Monday, December 27, 2010
louie the magnificent
Even with the super-abundance of essays, encomiums, and scholarly analyses of Louis Armstrongs's music and career, I wonder how many listeners fully appreciate his virtuosity as a vocalist, or recognize that what he played with his cornet (later replaced by a trumpet) was an extension and elaboration of the things he did with his voice, which always remained the primary vehicle of his profound musical imagination.
Armstrong was at the very peak of his creative powers in the years right around 1930, when the Great Depression was beginning to wrap its skeletal arms around our economy and the lives of the people. I find myself listening over and over to two three-minute masterpieces from that period, and never grow tired of them. Both are sad love songs, usually played at a slow tempo, which Louis picks up to a medium speed so that they swing gently rather than dragging along.
These gems have now been made into what I call YouTube semi-videos -- audio tracks accompanied by a picture of the 78-rpm discs' labels. By the time Armstrong cut these sides in the studio he'd moved beyond the multi-voiced combos of the Hot Five and Hot Seven years, and fronted "smooth jazz" orchestras which showcased his horn and vocals -- what I've come to think of as "the two voices." For reasons I can't explain or understand, the cornball sound of the vanilla-textured sax sections augment rather than detracting from the total effect.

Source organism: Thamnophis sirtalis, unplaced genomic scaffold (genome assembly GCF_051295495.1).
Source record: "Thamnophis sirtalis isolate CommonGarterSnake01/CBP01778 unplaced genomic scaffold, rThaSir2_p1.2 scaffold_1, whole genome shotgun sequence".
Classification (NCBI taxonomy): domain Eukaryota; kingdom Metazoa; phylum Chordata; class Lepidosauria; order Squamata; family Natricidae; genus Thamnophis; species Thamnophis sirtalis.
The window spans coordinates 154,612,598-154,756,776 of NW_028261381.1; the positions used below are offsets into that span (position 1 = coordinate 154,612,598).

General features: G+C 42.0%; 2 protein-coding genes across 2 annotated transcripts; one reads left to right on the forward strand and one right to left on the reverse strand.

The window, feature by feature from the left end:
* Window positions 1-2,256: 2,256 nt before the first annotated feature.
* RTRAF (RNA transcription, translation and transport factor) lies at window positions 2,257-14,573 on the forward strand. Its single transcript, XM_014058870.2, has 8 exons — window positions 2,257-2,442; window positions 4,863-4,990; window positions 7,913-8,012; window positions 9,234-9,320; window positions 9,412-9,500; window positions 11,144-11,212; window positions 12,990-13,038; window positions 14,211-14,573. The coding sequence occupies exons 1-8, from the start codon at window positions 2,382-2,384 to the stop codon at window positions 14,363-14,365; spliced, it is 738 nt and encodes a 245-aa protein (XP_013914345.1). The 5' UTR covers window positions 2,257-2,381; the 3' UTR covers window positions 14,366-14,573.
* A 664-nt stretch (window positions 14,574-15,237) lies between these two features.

I Surrender, Dear
Body and Soul
And if you've never heard Armstrong's Stardust (the "Oh, Memory" take) from the same period, do yourself a favor and listen to that as well. This is the tune that I believe Ken Burns designated as the greatest jazz number of all time by placing it at the very top and out of chronological sequence in the five-disc music CD compilation that accompanied his PBS series, "Jazz."